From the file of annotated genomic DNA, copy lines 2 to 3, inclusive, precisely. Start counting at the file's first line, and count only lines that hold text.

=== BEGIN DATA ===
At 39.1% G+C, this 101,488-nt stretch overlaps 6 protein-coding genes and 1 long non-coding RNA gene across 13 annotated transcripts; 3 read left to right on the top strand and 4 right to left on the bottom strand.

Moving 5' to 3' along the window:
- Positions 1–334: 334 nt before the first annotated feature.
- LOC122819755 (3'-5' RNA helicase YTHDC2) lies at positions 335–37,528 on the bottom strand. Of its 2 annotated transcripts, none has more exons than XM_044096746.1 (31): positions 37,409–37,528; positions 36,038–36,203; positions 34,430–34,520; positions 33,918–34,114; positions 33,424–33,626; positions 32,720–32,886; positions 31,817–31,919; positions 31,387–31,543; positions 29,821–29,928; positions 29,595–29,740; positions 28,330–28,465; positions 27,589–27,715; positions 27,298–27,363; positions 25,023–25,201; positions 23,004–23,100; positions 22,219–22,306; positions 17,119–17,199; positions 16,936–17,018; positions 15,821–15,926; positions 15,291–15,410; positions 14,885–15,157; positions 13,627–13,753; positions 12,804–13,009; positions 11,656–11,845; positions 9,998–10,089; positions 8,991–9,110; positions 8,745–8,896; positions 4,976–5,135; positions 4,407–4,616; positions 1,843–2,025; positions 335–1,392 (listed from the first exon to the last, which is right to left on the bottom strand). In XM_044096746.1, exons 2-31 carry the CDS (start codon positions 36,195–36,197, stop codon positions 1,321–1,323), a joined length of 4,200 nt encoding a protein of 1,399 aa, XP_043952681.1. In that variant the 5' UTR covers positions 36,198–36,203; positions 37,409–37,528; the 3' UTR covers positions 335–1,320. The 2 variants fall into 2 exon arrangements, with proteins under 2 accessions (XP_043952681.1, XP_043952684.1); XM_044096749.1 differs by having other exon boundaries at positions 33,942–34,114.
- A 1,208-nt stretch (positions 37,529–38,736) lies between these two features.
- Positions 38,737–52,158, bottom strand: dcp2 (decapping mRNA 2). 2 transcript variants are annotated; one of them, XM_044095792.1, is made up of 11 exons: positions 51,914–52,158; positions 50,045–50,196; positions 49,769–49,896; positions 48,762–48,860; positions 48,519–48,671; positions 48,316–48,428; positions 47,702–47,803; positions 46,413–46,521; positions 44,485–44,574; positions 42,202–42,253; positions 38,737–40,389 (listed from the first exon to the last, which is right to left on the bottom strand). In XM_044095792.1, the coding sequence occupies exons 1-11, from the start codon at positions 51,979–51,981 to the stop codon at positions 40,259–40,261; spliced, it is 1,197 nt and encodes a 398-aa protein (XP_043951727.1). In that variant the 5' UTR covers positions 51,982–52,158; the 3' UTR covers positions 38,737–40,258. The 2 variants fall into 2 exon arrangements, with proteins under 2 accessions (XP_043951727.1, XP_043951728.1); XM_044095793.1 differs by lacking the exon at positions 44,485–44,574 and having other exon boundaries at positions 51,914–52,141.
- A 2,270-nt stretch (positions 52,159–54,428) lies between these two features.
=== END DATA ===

Moving 5' to 3' along the window:
- Positions 1–334: 334 nt before the first annotated feature.